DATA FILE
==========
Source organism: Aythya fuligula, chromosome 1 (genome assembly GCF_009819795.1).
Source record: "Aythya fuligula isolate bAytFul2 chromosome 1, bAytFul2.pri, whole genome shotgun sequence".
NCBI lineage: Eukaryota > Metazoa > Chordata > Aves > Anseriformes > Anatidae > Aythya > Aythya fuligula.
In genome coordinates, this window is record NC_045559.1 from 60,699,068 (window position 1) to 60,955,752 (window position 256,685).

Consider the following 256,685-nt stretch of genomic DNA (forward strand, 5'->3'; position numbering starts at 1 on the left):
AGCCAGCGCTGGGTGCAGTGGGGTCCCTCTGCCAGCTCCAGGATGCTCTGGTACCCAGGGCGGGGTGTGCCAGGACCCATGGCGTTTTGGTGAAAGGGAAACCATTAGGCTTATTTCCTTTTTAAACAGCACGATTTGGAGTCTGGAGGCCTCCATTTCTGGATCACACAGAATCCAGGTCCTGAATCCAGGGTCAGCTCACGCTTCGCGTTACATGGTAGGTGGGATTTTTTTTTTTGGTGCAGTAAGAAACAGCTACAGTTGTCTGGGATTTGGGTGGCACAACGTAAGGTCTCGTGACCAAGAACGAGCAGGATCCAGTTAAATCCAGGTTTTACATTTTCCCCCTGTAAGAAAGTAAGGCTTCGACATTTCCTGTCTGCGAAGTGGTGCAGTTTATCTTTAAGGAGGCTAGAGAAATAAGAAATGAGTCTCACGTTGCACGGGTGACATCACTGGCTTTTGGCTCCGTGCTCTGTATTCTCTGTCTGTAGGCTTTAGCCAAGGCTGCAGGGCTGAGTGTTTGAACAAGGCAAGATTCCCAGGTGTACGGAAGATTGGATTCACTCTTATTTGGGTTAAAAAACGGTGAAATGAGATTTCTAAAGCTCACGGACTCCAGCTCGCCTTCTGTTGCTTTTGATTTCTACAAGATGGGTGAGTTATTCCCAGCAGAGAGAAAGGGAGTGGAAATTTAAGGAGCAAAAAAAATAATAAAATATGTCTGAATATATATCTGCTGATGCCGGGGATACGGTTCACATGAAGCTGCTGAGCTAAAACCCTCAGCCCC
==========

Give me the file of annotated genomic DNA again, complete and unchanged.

Source organism: Aythya fuligula, chromosome 1 (genome assembly GCF_009819795.1).
Source record: "Aythya fuligula isolate bAytFul2 chromosome 1, bAytFul2.pri, whole genome shotgun sequence".
NCBI lineage: Eukaryota > Metazoa > Chordata > Aves > Anseriformes > Anatidae > Aythya > Aythya fuligula.
In genome coordinates, this window is record NC_045559.1 from 60,699,068 (window position 1) to 60,955,752 (window position 256,685).

Consider the following 256,685-nt stretch of genomic DNA (forward strand, 5'->3'; position numbering starts at 1 on the left):
AGCCAGCGCTGGGTGCAGTGGGGTCCCTCTGCCAGCTCCAGGATGCTCTGGTACCCAGGGCGGGGTGTGCCAGGACCCATGGCGTTTTGGTGAAAGGGAAACCATTAGGCTTATTTCCTTTTTAAACAGCACGATTTGGAGTCTGGAGGCCTCCATTTCTGGATCACACAGAATCCAGGTCCTGAATCCAGGGTCAGCTCACGCTTCGCGTTACATGGTAGGTGGGATTTTTTTTTTTGGTGCAGTAAGAAACAGCTACAGTTGTCTGGGATTTGGGTGGCACAACGTAAGGTCTCGTGACCAAGAACGAGCAGGATCCAGTTAAATCCAGGTTTTACATTTTCCCCCTGTAAGAAAGTAAGGCTTCGACATTTCCTGTCTGCGAAGTGGTGCAGTTTATCTTTAAGGAGGCTAGAGAAATAAGAAATGAGTCTCACGTTGCACGGGTGACATCACTGGCTTTTGGCTCCGTGCTCTGTATTCTCTGTCTGTAGGCTTTAGCCAAGGCTGCAGGGCTGAGTGTTTGAACAAGGCAAGATTCCCAGGTGTACGGAAGATTGGATTCACTCTTATTTGGGTTAAAAAACGGTGAAATGAGATTTCTAAAGCTCACGGACTCCAGCTCGCCTTCTGTTGCTTTTGATTTCTACAAGATGGGTGAGTTATTCCCAGCAGAGAGAAAGGGAGTGGAAATTTAAGGAGCAAAAAAAATAATAAAATATGTCTGAATATATATCTGCTGATGCCGGGGATACGGTTCACATGAAGCTGCTGAGCTAAAACCCTCAGCCCC